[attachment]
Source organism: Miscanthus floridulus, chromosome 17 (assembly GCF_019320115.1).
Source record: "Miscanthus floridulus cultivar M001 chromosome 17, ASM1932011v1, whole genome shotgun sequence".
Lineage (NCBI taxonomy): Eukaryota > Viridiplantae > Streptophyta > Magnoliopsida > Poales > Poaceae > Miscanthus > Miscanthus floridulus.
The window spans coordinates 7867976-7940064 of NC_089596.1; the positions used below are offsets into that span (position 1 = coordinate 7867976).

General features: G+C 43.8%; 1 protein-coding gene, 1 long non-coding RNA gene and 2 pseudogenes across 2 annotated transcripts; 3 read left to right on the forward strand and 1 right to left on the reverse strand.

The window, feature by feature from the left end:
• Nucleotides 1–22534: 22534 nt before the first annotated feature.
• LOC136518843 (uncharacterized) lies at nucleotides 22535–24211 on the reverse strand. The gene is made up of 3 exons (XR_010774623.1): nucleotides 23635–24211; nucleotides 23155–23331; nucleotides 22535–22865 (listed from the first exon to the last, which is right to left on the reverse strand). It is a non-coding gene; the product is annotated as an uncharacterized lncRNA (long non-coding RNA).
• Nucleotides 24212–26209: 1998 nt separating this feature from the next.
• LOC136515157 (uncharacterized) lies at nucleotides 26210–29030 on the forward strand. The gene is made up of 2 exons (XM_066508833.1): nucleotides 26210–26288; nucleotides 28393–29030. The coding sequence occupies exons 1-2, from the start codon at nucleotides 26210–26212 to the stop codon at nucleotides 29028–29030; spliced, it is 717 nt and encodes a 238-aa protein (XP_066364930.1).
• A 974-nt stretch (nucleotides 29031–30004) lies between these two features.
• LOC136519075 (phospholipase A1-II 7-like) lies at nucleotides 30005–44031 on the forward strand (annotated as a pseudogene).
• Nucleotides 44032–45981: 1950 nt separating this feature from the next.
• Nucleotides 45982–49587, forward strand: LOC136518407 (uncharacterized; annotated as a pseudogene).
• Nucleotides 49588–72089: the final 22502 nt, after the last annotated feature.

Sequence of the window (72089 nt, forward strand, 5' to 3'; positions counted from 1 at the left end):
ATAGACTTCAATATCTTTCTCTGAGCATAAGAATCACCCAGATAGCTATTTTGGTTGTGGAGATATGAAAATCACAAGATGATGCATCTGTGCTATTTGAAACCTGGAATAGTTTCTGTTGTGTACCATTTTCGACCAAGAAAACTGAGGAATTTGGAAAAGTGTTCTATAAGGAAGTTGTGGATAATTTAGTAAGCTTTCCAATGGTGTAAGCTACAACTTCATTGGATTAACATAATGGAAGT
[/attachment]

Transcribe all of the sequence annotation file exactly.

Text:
Source organism: Miscanthus floridulus, chromosome 17 (assembly GCF_019320115.1).
Source record: "Miscanthus floridulus cultivar M001 chromosome 17, ASM1932011v1, whole genome shotgun sequence".
Lineage (NCBI taxonomy): Eukaryota > Viridiplantae > Streptophyta > Magnoliopsida > Poales > Poaceae > Miscanthus > Miscanthus floridulus.
The window spans coordinates 7867976-7940064 of NC_089596.1; the positions used below are offsets into that span (position 1 = coordinate 7867976).

General features: G+C 43.8%; 1 protein-coding gene, 1 long non-coding RNA gene and 2 pseudogenes across 2 annotated transcripts; 3 read left to right on the forward strand and 1 right to left on the reverse strand.

The window, feature by feature from the left end:
• Nucleotides 1–22534: 22534 nt before the first annotated feature.
• LOC136518843 (uncharacterized) lies at nucleotides 22535–24211 on the reverse strand. The gene is made up of 3 exons (XR_010774623.1): nucleotides 23635–24211; nucleotides 23155–23331; nucleotides 22535–22865 (listed from the first exon to the last, which is right to left on the reverse strand). It is a non-coding gene; the product is annotated as an uncharacterized lncRNA (long non-coding RNA).
• Nucleotides 24212–26209: 1998 nt separating this feature from the next.
• LOC136515157 (uncharacterized) lies at nucleotides 26210–29030 on the forward strand. The gene is made up of 2 exons (XM_066508833.1): nucleotides 26210–26288; nucleotides 28393–29030. The coding sequence occupies exons 1-2, from the start codon at nucleotides 26210–26212 to the stop codon at nucleotides 29028–29030; spliced, it is 717 nt and encodes a 238-aa protein (XP_066364930.1).
• A 974-nt stretch (nucleotides 29031–30004) lies between these two features.
• LOC136519075 (phospholipase A1-II 7-like) lies at nucleotides 30005–44031 on the forward strand (annotated as a pseudogene).
• Nucleotides 44032–45981: 1950 nt separating this feature from the next.
• Nucleotides 45982–49587, forward strand: LOC136518407 (uncharacterized; annotated as a pseudogene).
• Nucleotides 49588–72089: the final 22502 nt, after the last annotated feature.

Sequence of the window (72089 nt, forward strand, 5' to 3'; positions counted from 1 at the left end):
ATAGACTTCAATATCTTTCTCTGAGCATAAGAATCACCCAGATAGCTATTTTGGTTGTGGAGATATGAAAATCACAAGATGATGCATCTGTGCTATTTGAAACCTGGAATAGTTTCTGTTGTGTACCATTTTCGACCAAGAAAACTGAGGAATTTGGAAAAGTGTTCTATAAGGAAGTTGTGGATAATTTAGTAAGCTTTCCAATGGTGTAAGCTACAACTTCATTGGATTAACATAATGGAAGT